Thixotropic yield-stress fluids (TYSFs) are very common and include emulsions , pastes , personal care products , colloidal suspensions [4,5], and foodstuffs [6–8]. TYSFs usually have weakly aggregated internal structures that break under flow and can be restored by the Brownian motion or interactions involving relative motion of particles . Structure breakup and reformation, also referred to as shear rejuvenation and aging, lead to the time-dependent and reversible rheological behaviors of TYSFs. The rheological responses of TYSFs often involve both viscoelastic and thixotropic components. Just as accurate descriptions of viscoelasticity usually require multiple relaxation times—a reflection of internal structural evolution at multiple length scales—quantitative predictions of thixotropic response require multiple modes to capture structural kinetics. The existence of multiple thixotropic timescales can be revealed through non-monotonic time-dependence of rheological responses in multiple-step shear-rate-jump  or stress-jump  tests. The multiple viscoelastic relaxation times of fluids can be identified by fitting an empirical model to experimental data from small amplitude oscillatory shear tests at different frequencies. However, the small deformation used to measure the relaxation times does not break the internal structures and so does not characterize the thixotropic character of the fluid. To measure multiple thixotropic relaxation times, one must turn to transient shear tests such as shear-rate-step tests. Of course, a fluid can have both viscoelastic and thixotropic characters; our focus here is on the latter.
We previously [10,11] proposed a technique, which we call the “multi-lambda approach” (MLA), to generalize thixotropic models that would otherwise involve only a single structure parameter λ. This approach introduces multiple structure parameters which we denote as . The relaxation rates combine to produce a stretched-exponential relaxation. The MLA requires only a single additional model parameter in addition to those involved in the corresponding single lambda model; the multilambda approach improves predictions of transient thixotropic responses [10,11].
In this letter, we apply the MLA to the model of Coussot et al.  to predict the nonmonotonic time evolution of shear rate in multiple-step stress-jump tests. Coussot et al.  suggested introducing multiple thixotropic timescales to predict this phenomenon; however, no such introduction has been available or reported to date. Although other data sets [12,13] might be equally well suited to application of the MLA, we here select the Coussot et al.  data set because it highlights the interesting nonmonotonic viscosity bifurcation. Such behavior is a hallmark of the phenomenology that the MLA is well-suited to model quantitatively.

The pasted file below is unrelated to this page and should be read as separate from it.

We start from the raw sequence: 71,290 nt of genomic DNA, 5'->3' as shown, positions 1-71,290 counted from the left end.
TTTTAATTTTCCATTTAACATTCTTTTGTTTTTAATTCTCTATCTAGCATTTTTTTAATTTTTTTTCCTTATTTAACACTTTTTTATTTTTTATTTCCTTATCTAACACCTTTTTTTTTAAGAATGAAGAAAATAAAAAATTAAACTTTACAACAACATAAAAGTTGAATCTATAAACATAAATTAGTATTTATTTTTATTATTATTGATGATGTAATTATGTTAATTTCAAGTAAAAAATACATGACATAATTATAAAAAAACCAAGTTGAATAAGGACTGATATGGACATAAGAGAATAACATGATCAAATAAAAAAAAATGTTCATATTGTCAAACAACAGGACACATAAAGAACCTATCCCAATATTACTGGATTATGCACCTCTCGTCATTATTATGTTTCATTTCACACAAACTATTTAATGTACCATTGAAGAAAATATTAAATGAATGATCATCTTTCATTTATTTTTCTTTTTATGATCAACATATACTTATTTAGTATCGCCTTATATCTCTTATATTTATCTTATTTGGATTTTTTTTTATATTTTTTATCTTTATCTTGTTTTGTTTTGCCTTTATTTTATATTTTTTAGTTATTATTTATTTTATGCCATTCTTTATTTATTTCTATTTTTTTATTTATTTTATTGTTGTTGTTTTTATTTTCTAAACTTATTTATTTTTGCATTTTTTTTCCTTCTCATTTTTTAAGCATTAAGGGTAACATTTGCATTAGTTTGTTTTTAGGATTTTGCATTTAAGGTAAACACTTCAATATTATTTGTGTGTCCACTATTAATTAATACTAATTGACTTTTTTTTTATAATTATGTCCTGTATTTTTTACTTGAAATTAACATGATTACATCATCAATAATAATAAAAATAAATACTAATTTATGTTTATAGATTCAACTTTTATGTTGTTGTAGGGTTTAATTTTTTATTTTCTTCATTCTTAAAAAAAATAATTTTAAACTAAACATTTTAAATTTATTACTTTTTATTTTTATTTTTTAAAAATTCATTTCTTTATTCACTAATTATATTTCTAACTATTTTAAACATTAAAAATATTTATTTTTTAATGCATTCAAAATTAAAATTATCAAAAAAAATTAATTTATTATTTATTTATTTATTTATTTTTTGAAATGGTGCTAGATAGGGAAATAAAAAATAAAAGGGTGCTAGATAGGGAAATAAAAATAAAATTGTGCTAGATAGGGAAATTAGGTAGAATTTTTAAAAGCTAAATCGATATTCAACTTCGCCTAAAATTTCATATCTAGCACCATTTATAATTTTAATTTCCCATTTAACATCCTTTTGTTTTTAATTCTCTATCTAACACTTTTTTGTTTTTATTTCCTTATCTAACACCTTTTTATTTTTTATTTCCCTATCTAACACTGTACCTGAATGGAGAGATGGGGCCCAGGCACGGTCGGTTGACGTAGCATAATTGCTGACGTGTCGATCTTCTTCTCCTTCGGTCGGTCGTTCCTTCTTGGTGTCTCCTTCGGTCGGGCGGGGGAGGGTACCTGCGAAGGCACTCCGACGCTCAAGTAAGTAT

Coussot et al.  studied the rheological behaviors of a Bentonite suspension (solid volume fraction of 4.5%) in a set of stress-jump experiments. The test protocol includes (1) preshearing at a relatively large stress producing a large steady shear rate , (2) resting for a duration of , and (3) shearing again at different lower stress levels than the preshear stress. Figure 1(a) shows the results of the experiments with . After the sudden decrease of the shear stress, the viscosity gradually builds up and therefore the shear rate decreases. The viscosity bifurcates at about 6 Pa. That is, for higher stresses than 6 Pa, the material flows continuously with the shear rate slowly decreasing. For stresses lower than this, the shear rate eventually falls rapidly below ; i.e., flow effectively ceases. The rheological responses are drastically different if there is a short delay time between the preshear and the final step, as shown in Fig. 1(b) for . In this case, the viscosity bifurcates at about 12 Pa so that for stresses lower than this value, flow eventually stops. Interestingly, for stresses within the range (6–12 Pa), the shear rate first increases and then rapidly collapses, indicating that at a constant stress structural breakage and growth can coexist—the former dominates the short-term relaxation and the latter dominates the long-term evolution. Note that here we describe the nonmonotonic evolution of the shear rate as a thixotropic response. It is very unlikely to be predominantly elastic because both the time scales (around 10 s) and the strain scales (around 100 strain units) are much larger than those of a typical elastic response (t < 0.1 s and γ < 0.01).
Coussot et al.  proposed a simple constitutive model for viscosity-bifurcating TYSFs that qualitatively captures most of their experimental findings except for the nonmonotonic time evolution of shear rates shown in Fig. 1(b). Their model involves the stress expression,
where denotes the shear stress, the asymptotic value of the viscosity, the shear rate, the structure parameter, and an unknown function of . satisfies two constraints: (1) it is an increasing function of , and (2) , where is zero for a completely broken structure. Coussot et al.  found that qualitatively agrees with their experiments. Their expression for the evolution of is